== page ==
- ``path``: Path of the module from which the log was created
- ``tags``: Tags for this log
- ``type``: The `message_type` as set in the LogstashFormatter
- ``level``: The log level: ``DEBUG``, ``INFO``, ``WARNING``, ``ERROR``
- ``logger_name``: Name of the logger
- ``nomad.service``: The service name as configured in ``config.py``
- ``nomad.release``: The release name as configured in ``config.py``
Keys that are present for events related to processing an entry:
- ``nomad.upload_id``: The id of the currently processed upload
- ``nomad.calc_id``: The id of the currently processed entry
- ``nomad.mainfile``: The mainfile of the currently processed entry
Keys that are present for events related to exceptions:
- ``exc_info``: Stores the full python exception that was encountered. All
uncaught exceptions will be stored automatically here.
- ``digest``: If an exception was raised, the last 256 characters of the message
are stored automatically into this key. If you wish to search for exceptions
in Kibana, you will want to use this value as it will be indexed unlike the
full exception object.
Copyright Notices
-----------------
We follow this `recommendation <https://www.linuxfoundation.org/blog/2020/01/copyright-notices-in-open-source-software-projects/>`_
of the Linux Foundation for the copyright notice that is placed on top of each source
code file.
It is intended to provide a broad generic statement that allows all authors/contributors
of the NOMAD project to claim their copyright, independent of their organization or
individual ownership.
You can simply copy the notice from another file. From time to time we can use a tool
like `licenseheaders <https://pypi.org/project/licenseheaders/>`_ to ensure correct
notices. In addition we keep an purely informative AUTHORS file.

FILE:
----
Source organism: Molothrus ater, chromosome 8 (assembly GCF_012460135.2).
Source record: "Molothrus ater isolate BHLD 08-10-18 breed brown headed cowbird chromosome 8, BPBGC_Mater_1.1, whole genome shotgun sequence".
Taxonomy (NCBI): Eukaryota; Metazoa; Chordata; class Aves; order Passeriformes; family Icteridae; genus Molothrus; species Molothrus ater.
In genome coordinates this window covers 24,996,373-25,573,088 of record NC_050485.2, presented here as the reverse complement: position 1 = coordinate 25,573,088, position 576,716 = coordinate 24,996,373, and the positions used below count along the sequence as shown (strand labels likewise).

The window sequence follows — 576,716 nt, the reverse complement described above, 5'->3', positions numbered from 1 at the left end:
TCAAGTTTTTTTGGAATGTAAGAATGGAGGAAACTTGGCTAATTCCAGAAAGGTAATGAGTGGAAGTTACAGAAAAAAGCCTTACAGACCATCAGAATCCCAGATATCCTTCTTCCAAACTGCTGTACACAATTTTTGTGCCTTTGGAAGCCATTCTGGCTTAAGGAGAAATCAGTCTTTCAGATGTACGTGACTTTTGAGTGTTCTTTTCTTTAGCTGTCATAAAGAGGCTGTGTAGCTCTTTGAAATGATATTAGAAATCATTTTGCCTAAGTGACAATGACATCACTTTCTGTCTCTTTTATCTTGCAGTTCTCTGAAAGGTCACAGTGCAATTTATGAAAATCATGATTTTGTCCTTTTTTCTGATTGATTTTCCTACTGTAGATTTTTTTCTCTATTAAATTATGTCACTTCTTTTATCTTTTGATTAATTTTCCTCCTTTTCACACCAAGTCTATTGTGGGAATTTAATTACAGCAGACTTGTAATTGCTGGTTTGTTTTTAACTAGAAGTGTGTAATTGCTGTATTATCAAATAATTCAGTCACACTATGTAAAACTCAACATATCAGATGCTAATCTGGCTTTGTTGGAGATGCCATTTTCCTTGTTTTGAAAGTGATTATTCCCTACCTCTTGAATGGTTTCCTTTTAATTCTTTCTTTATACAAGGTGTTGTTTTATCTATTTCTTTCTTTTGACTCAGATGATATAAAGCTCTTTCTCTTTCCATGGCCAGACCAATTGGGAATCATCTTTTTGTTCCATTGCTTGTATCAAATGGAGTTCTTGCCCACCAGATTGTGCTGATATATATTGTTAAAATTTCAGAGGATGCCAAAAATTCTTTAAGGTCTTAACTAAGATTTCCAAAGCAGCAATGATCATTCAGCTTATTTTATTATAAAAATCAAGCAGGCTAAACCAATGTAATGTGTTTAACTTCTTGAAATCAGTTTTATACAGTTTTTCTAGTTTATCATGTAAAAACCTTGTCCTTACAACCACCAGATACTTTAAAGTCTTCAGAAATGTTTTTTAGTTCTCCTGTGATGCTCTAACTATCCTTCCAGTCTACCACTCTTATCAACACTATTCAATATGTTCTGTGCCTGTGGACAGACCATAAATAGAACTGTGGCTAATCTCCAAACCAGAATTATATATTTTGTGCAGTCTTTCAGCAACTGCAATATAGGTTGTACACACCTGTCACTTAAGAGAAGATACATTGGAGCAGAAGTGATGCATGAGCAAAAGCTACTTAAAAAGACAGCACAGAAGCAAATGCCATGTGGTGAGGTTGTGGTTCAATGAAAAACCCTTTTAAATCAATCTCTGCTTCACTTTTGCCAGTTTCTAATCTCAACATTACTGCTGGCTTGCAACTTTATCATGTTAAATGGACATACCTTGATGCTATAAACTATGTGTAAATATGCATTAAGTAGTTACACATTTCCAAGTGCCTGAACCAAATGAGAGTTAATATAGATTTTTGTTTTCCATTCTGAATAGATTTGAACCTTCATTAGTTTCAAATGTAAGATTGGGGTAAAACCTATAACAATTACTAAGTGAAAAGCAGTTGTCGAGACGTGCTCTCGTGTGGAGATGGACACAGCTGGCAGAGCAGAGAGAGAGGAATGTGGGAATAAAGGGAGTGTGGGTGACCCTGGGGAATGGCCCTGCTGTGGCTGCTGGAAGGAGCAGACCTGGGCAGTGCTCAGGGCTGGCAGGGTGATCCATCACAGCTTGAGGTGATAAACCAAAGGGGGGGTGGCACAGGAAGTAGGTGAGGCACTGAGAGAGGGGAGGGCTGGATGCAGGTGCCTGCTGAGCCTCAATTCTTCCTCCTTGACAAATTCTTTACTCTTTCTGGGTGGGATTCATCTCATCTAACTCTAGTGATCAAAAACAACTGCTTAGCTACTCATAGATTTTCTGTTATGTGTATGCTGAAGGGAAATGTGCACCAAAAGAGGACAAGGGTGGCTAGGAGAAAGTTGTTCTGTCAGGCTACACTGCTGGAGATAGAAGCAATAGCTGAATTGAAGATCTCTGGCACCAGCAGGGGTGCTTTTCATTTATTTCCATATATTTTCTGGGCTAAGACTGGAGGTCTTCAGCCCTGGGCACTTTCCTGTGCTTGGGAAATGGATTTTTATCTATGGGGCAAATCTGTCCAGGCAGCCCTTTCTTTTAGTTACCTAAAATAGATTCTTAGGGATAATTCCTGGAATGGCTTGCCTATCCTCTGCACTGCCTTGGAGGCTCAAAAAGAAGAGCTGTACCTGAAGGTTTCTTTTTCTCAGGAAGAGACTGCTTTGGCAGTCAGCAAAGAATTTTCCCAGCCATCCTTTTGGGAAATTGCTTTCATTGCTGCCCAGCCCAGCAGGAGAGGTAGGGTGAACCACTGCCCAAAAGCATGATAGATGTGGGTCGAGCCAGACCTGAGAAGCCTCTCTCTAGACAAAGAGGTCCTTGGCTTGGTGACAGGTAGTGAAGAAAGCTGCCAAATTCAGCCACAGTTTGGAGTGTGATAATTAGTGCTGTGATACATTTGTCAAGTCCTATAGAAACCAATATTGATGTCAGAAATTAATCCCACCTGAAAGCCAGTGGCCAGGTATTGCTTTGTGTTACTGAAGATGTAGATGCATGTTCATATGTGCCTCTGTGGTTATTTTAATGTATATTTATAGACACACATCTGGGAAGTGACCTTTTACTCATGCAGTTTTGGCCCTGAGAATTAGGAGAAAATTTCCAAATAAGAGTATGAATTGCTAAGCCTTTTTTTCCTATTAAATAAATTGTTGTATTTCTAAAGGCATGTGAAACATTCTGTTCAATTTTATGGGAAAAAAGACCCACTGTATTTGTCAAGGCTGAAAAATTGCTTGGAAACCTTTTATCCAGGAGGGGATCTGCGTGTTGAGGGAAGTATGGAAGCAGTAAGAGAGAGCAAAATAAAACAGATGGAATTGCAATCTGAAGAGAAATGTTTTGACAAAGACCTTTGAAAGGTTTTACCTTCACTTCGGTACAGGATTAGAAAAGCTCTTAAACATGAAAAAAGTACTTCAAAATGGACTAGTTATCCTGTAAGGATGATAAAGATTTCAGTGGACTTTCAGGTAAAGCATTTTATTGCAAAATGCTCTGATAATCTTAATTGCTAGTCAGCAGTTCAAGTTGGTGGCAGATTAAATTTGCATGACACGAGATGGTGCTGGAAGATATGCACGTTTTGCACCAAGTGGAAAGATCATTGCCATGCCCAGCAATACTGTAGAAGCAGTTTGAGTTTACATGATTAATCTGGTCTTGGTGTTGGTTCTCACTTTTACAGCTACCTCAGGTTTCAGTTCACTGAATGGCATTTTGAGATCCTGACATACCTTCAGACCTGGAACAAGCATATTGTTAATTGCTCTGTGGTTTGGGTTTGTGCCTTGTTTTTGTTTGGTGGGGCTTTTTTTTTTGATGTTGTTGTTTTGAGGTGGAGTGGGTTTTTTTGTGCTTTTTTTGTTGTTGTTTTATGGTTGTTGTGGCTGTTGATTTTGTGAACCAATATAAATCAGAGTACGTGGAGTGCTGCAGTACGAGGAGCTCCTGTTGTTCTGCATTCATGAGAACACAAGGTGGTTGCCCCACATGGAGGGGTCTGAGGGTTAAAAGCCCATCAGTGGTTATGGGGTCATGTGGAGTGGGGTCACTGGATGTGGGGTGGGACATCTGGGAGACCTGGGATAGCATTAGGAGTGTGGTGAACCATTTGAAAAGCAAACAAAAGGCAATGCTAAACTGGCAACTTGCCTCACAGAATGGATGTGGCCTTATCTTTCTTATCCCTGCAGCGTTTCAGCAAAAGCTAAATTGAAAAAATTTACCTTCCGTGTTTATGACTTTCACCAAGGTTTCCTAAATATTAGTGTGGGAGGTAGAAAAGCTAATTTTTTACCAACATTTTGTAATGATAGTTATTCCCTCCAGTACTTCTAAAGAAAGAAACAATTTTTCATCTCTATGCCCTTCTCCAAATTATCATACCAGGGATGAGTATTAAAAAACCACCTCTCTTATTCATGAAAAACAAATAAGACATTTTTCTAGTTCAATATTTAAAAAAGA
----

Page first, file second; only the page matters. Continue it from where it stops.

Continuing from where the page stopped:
\ No newline at end of file
# Development Setup
# Developing NOMAD
## Introduction
The nomad infrastructure consists of a series of nomad and 3rd party services:
......@@ -24,7 +24,7 @@ the configuration of the python code in `nomad/config.py` and the gui config in
To learn about how to run everything in docker, e.g. to operate a NOMAD OASIS in
production, go (here)(/app/docs/ops.html).
## Install python code and dependencies
## Getting started
### Cloning and development tools
If not already done, you should clone nomad and create a python virtual environment.
......@@ -134,7 +134,7 @@ nomad dev units > gui/src/units.js
In additional, you have to do some more steps to prepare your working copy to run all
the tests. See below.
## Build and run the infrastructure with docker
## Running the infrastructure
### Docker and nomad
Nomad depends on a set of databases, search engines, and other services. Those
......@@ -196,7 +196,7 @@ The index prefix for logs is `logstash-`. The ELK is only available with the
You can access mongodb and elastic search via your preferred tools. Just make sure
to use the right ports (see above).
## Run nomad services
## Running NOMAD
### API and worker
......@@ -227,7 +227,7 @@ yarn
yarn start
```
## Run the tests
## Running tests
### additional settings and artifacts
To run the tests some additional settings and files are necessary that are not part
......@@ -395,3 +395,290 @@ Here are some example launch configs for VSCode:
]
}
```
## Code guidelines
### Design principles
- simple first, complicated only when necessary
- adopting generic established 3rd party solutions before implementing specific solutions
- only uni directional dependencies between components/modules, no circles
- only one language: Python (except, GUI of course)
### Rules
The are some *rules* or better strong *guidelines* for writing code. The following
applies to all python code (and were applicable, also to JS and other code):